An investigative and intelligence capability
Police forces regard intelligence as the ‘life blood’ in the fight against crime; the Parry Review recommended that SGBs adopt a similar principle and should either have an IT-based information and intelligence management system, or have access to such a facility.
Intelligence and analytical experts who are able to convert information and intelligence into evidence for any subsequent disciplinary hearing will also be required. The rigorous investigation of any suspicious betting activity on a sporting event is a vital element of an anticorruption strategy for SGBs.
Some sports have that capability but others do not and may have to rely on the Police or Gambling Commission to help them. Crucially, an investigation should take place – a belief by corruptors that they will be caught is the best possible deterrent.
Joint working with the betting industry
It is important for SGBs and betting operators to collaborate on these issues. For many millions of people in Great Britain and globally, betting on sport is now a mainstream leisure activity; betting and sport are now inextricably linked.
The most likely source of intelligence on suspicious sports betting activity will be the betting markets and a subsequent disciplinary enquiry is more likely to succeed if there is evidence of who placed the bets and when.
Currently, the online arm of the majority of betting operators, offering bets on sport in Great Britain, are now based off-shore. This means that they are not subject to the Gambling Commission’s Licence Conditions and Codes of Practice which stipulate in Condition 15.1 that information must be provided to the Gambling Commission and SGBs on suspicion of offences under the Act, including breaches of a sport’s rules.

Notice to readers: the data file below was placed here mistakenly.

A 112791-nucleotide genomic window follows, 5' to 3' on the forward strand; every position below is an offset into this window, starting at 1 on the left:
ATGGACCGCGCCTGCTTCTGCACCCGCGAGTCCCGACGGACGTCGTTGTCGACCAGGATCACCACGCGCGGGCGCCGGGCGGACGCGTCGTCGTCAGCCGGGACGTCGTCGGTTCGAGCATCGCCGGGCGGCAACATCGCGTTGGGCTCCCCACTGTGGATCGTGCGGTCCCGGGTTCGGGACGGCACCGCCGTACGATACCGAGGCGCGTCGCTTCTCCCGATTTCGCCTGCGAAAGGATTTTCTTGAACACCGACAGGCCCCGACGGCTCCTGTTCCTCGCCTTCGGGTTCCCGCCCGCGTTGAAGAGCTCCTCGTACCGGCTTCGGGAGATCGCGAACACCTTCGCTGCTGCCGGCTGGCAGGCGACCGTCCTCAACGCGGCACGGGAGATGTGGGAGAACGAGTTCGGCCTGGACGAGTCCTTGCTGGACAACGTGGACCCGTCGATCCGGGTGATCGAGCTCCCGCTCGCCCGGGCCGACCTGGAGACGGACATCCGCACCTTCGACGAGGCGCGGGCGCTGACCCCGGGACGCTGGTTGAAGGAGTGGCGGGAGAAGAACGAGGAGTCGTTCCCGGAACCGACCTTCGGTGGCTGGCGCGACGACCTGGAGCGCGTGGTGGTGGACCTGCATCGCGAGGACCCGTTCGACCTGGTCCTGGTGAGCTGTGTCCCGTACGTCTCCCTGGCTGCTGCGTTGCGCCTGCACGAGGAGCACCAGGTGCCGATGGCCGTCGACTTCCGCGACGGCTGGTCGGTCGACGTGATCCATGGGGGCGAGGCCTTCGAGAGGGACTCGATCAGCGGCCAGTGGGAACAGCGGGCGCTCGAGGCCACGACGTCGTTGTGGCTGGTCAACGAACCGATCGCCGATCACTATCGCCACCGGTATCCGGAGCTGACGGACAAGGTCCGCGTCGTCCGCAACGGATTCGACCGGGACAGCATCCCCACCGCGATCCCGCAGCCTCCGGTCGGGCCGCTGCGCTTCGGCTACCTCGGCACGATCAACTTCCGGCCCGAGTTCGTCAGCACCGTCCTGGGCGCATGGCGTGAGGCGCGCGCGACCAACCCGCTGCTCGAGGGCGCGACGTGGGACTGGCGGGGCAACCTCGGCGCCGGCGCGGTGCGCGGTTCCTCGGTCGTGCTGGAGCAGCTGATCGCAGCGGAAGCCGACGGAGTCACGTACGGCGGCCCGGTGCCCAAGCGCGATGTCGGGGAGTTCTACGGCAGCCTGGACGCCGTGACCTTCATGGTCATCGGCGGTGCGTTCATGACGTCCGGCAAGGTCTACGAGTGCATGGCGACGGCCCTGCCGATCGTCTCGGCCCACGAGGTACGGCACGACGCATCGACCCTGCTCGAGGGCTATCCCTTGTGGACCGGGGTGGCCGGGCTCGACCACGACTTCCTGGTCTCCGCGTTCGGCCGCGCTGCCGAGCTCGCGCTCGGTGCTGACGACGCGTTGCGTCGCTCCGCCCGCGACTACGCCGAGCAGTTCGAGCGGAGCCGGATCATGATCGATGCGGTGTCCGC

At this time SGBs in Great Britain have to rely on informal information-sharing agreements with the betting operators, although encouragingly many now have them in place (in some cases for nearly 10 years). The large majority of betting operators in Great Britain now readily share information with both the Gambling Commission and SGBs when suspicious betting is confirmed.
Disappointingly, a small minority of operators still use ‘client confidentiality’ or ‘commercial reasons’ as an explanation for not reporting suspicious betting activity. Sports with a high volume of betting may want to consider employing betting analysts who can proactively monitor the betting markets. Another option is for SGBs to utilise the services of a commercial operator which specialises in monitoring the betting markets on their behalf. The minimum SGBs are likely to need is access to someone who can help interpret betting data and prepare betting evidence for disciplinary hearings.
Education and awareness
A fundamental element of any anti-corruption strategy is education and awareness.  Most SGBs (working with players associations) have made good progress, in particular ensuring that all individuals connected with a sport are clear on the rules around betting and the issue of ‘inside information’. Importantly, education and awareness should be seen as part of an anti-corruption strategy, not instead of it.
Conclusion
The principal focus of an anticorruption strategy is to prevent, deter and detect corruption. To achieve that objective SGBs should consider establishing an integrity unit, or at least have readily available access to the necessary expertise. All SGBs should have a clear strategy to address suspicious betting on their sport. Dealing with integrity issues does not come cheap. The thorny issue of ‘who pays’ is still open to debate.
At the moment it falls mainly to sport, although the betting industry has contributed funding towards education programmes. The hope is that SGBs, when discussing the issue of betting related integrity with betting operators, can separate it from other wider integrity and commercial issues; maybe then more betting operators will be willing to help fund the fight against an issue that is as damaging to them as it is to sport.[/ismember]
To see more Sport for Business analysis of betting click here.
Sport for Business will host a special Members Round Table at the Department of Transport, Tourism and Sport in Dublin on Thursday, May 9th.